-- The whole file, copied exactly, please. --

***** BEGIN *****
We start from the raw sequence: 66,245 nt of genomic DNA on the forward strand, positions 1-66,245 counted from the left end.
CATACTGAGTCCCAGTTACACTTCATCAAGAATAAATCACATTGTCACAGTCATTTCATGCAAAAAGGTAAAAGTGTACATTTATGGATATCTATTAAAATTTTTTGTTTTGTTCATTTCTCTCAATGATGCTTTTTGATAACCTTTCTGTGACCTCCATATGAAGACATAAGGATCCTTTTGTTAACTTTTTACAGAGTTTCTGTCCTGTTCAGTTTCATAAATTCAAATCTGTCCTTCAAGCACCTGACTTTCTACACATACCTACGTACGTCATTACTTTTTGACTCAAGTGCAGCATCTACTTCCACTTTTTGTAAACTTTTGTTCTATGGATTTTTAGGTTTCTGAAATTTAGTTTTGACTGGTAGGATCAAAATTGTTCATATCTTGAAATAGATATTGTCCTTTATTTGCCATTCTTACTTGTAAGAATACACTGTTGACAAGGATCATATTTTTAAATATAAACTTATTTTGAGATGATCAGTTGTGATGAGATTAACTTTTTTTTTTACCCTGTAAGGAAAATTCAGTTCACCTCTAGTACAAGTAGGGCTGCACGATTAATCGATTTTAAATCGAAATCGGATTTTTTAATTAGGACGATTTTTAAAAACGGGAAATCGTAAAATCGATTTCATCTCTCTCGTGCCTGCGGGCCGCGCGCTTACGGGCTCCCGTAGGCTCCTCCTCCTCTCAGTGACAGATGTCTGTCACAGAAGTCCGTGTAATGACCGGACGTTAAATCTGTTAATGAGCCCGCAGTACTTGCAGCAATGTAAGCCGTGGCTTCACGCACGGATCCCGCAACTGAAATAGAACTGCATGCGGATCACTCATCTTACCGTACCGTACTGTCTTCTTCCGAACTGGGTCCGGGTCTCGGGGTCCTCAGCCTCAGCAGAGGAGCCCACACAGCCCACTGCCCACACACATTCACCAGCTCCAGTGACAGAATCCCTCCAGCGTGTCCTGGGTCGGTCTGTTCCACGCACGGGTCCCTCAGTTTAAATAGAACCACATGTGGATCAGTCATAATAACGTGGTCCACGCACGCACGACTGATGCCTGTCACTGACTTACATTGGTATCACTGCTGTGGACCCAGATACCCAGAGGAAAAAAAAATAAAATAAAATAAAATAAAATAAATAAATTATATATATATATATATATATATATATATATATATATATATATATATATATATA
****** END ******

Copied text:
We start from the raw sequence: 66,245 nt of genomic DNA on the forward strand, positions 1-66,245 counted from the left end.
CATACTGAGTCCCAGTTACACTTCATCAAGAATAAATCACATTGTCACAGTCATTTCATGCAAAAAGGTAAAAGTGTACATTTATGGATATCTATTAAAATTTTTTGTTTTGTTCATTTCTCTCAATGATGCTTTTTGATAACCTTTCTGTGACCTCCATATGAAGACATAAGGATCCTTTTGTTAACTTTTTACAGAGTTTCTGTCCTGTTCAGTTTCATAAATTCAAATCTGTCCTTCAAGCACCTGACTTTCTACACATACCTACGTACGTCATTACTTTTTGACTCAAGTGCAGCATCTACTTCCACTTTTTGTAAACTTTTGTTCTATGGATTTTTAGGTTTCTGAAATTTAGTTTTGACTGGTAGGATCAAAATTGTTCATATCTTGAAATAGATATTGTCCTTTATTTGCCATTCTTACTTGTAAGAATACACTGTTGACAAGGATCATATTTTTAAATATAAACTTATTTTGAGATGATCAGTTGTGATGAGATTAACTTTTTTTTTTACCCTGTAAGGAAAATTCAGTTCACCTCTAGTACAAGTAGGGCTGCACGATTAATCGATTTTAAATCGAAATCGGATTTTTTAATTAGGACGATTTTTAAAAACGGGAAATCGTAAAATCGATTTCATCTCTCTCGTGCCTGCGGGCCGCGCGCTTACGGGCTCCCGTAGGCTCCTCCTCCTCTCAGTGACAGATGTCTGTCACAGAAGTCCGTGTAATGACCGGACGTTAAATCTGTTAATGAGCCCGCAGTACTTGCAGCAATGTAAGCCGTGGCTTCACGCACGGATCCCGCAACTGAAATAGAACTGCATGCGGATCACTCATCTTACCGTACCGTACTGTCTTCTTCCGAACTGGGTCCGGGTCTCGGGGTCCTCAGCCTCAGCAGAGGAGCCCACACAGCCCACTGCCCACACACATTCACCAGCTCCAGTGACAGAATCCCTCCAGCGTGTCCTGGGTCGGTCTGTTCCACGCACGGGTCCCTCAGTTTAAATAGAACCACATGTGGATCAGTCATAATAACGTGGTCCACGCACGCACGACTGATGCCTGTCACTGACTTACATTGGTATCACTGCTGTGGACCCAGATACCCAGAGGAAAAAAAAATAAAATAAAATAAAATAAAATAAATAAATTATATATATATATATATATATATATATATATATATATATATATATATATATATA